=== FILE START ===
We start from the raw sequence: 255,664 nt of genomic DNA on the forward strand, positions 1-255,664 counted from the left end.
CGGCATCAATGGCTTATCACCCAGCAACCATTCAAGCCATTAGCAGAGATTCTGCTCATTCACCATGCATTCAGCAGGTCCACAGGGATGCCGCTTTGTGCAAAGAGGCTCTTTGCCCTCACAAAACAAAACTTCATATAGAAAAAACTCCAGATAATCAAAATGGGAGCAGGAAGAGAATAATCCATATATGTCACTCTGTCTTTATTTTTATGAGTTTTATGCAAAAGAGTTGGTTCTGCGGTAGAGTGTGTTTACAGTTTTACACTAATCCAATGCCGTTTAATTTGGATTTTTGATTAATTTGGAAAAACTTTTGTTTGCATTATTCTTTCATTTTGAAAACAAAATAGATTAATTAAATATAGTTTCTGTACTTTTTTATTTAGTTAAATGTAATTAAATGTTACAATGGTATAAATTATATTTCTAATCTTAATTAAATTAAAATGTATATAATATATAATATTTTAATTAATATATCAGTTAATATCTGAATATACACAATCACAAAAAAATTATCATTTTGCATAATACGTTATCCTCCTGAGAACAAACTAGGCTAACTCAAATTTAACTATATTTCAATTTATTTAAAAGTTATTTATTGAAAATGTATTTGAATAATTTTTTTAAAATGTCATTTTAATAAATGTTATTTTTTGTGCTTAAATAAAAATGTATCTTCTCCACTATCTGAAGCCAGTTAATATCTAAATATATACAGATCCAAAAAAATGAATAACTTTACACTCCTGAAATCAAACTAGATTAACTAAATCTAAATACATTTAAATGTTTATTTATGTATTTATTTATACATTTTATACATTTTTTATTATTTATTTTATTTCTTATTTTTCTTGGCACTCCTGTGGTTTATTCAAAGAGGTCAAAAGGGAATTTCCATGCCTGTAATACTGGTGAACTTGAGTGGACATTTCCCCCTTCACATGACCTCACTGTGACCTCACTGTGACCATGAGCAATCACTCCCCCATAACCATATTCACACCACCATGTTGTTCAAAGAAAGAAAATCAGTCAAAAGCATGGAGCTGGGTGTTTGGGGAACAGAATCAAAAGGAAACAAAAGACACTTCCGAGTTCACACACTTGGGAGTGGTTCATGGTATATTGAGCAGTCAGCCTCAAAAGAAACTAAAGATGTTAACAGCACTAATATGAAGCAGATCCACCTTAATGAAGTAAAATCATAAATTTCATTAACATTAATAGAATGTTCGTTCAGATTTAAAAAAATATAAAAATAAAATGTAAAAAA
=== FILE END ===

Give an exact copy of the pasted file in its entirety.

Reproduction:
We start from the raw sequence: 255,664 nt of genomic DNA on the forward strand, positions 1-255,664 counted from the left end.
CGGCATCAATGGCTTATCACCCAGCAACCATTCAAGCCATTAGCAGAGATTCTGCTCATTCACCATGCATTCAGCAGGTCCACAGGGATGCCGCTTTGTGCAAAGAGGCTCTTTGCCCTCACAAAACAAAACTTCATATAGAAAAAACTCCAGATAATCAAAATGGGAGCAGGAAGAGAATAATCCATATATGTCACTCTGTCTTTATTTTTATGAGTTTTATGCAAAAGAGTTGGTTCTGCGGTAGAGTGTGTTTACAGTTTTACACTAATCCAATGCCGTTTAATTTGGATTTTTGATTAATTTGGAAAAACTTTTGTTTGCATTATTCTTTCATTTTGAAAACAAAATAGATTAATTAAATATAGTTTCTGTACTTTTTTATTTAGTTAAATGTAATTAAATGTTACAATGGTATAAATTATATTTCTAATCTTAATTAAATTAAAATGTATATAATATATAATATTTTAATTAATATATCAGTTAATATCTGAATATACACAATCACAAAAAAATTATCATTTTGCATAATACGTTATCCTCCTGAGAACAAACTAGGCTAACTCAAATTTAACTATATTTCAATTTATTTAAAAGTTATTTATTGAAAATGTATTTGAATAATTTTTTTAAAATGTCATTTTAATAAATGTTATTTTTTGTGCTTAAATAAAAATGTATCTTCTCCACTATCTGAAGCCAGTTAATATCTAAATATATACAGATCCAAAAAAATGAATAACTTTACACTCCTGAAATCAAACTAGATTAACTAAATCTAAATACATTTAAATGTTTATTTATGTATTTATTTATACATTTTATACATTTTTTATTATTTATTTTATTTCTTATTTTTCTTGGCACTCCTGTGGTTTATTCAAAGAGGTCAAAAGGGAATTTCCATGCCTGTAATACTGGTGAACTTGAGTGGACATTTCCCCCTTCACATGACCTCACTGTGACCTCACTGTGACCATGAGCAATCACTCCCCCATAACCATATTCACACCACCATGTTGTTCAAAGAAAGAAAATCAGTCAAAAGCATGGAGCTGGGTGTTTGGGGAACAGAATCAAAAGGAAACAAAAGACACTTCCGAGTTCACACACTTGGGAGTGGTTCATGGTATATTGAGCAGTCAGCCTCAAAAGAAACTAAAGATGTTAACAGCACTAATATGAAGCAGATCCACCTTAATGAAGTAAAATCATAAATTTCATTAACATTAATAGAATGTTCGTTCAGATTTAAAAAAATATAAAAATAAAATGTAAAAAA